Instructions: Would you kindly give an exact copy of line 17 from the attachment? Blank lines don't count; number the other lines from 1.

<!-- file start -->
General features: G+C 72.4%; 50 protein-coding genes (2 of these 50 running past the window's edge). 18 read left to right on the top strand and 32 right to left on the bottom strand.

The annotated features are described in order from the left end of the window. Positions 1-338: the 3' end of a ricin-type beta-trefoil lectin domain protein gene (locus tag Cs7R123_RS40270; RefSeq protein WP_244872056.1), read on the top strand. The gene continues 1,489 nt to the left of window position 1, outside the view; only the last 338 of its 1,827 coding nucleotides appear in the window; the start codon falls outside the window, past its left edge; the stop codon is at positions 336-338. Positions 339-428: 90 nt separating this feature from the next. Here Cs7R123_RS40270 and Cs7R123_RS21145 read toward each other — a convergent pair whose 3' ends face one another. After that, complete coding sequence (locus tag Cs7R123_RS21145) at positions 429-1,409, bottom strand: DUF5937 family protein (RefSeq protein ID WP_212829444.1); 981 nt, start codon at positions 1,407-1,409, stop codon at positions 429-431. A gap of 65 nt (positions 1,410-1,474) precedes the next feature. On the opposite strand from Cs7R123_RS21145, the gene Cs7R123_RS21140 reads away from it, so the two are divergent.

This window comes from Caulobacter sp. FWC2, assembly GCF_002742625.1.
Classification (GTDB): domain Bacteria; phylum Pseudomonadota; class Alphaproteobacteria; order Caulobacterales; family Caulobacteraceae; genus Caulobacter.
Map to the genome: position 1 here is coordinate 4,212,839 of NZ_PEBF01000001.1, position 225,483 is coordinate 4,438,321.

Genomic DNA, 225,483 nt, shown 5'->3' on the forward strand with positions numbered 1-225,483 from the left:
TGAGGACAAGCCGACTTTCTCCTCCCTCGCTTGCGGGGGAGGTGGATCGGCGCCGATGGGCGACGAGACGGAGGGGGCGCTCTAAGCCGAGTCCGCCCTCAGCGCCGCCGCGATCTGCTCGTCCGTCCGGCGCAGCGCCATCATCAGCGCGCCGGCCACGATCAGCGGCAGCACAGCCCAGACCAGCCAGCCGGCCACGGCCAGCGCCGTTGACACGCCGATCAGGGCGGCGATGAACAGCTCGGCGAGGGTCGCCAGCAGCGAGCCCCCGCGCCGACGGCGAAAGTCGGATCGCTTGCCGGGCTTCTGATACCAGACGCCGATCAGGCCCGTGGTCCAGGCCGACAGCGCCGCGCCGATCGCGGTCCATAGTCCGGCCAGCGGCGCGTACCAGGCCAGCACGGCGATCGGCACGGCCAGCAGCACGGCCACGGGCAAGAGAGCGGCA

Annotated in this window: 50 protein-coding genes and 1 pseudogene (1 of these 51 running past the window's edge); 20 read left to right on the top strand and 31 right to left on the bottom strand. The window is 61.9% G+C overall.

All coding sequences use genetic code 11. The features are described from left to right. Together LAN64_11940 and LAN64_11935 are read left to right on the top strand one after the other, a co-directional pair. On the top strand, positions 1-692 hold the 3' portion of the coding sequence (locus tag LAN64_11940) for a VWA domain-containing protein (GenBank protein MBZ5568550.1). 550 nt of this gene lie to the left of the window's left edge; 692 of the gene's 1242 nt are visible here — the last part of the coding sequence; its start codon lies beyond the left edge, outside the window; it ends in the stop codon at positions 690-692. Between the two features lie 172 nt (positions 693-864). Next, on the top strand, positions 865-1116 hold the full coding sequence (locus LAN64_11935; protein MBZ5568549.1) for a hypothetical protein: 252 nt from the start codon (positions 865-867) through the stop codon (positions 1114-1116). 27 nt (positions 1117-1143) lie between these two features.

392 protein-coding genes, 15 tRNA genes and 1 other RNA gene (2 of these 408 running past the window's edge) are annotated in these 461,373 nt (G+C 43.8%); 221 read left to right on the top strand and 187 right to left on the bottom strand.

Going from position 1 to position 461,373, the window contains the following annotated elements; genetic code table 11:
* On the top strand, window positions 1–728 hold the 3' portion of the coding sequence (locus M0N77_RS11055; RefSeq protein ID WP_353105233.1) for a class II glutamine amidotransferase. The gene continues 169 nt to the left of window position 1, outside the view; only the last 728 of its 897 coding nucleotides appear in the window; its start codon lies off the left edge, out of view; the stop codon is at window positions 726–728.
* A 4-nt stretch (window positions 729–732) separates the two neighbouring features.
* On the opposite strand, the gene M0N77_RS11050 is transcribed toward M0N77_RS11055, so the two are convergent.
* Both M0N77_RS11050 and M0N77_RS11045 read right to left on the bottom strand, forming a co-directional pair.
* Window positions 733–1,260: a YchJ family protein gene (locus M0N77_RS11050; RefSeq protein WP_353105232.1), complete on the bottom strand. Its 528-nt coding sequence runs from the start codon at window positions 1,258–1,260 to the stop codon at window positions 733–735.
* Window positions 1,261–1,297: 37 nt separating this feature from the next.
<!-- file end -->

* Window positions 1,261–1,297: 37 nt separating this feature from the next.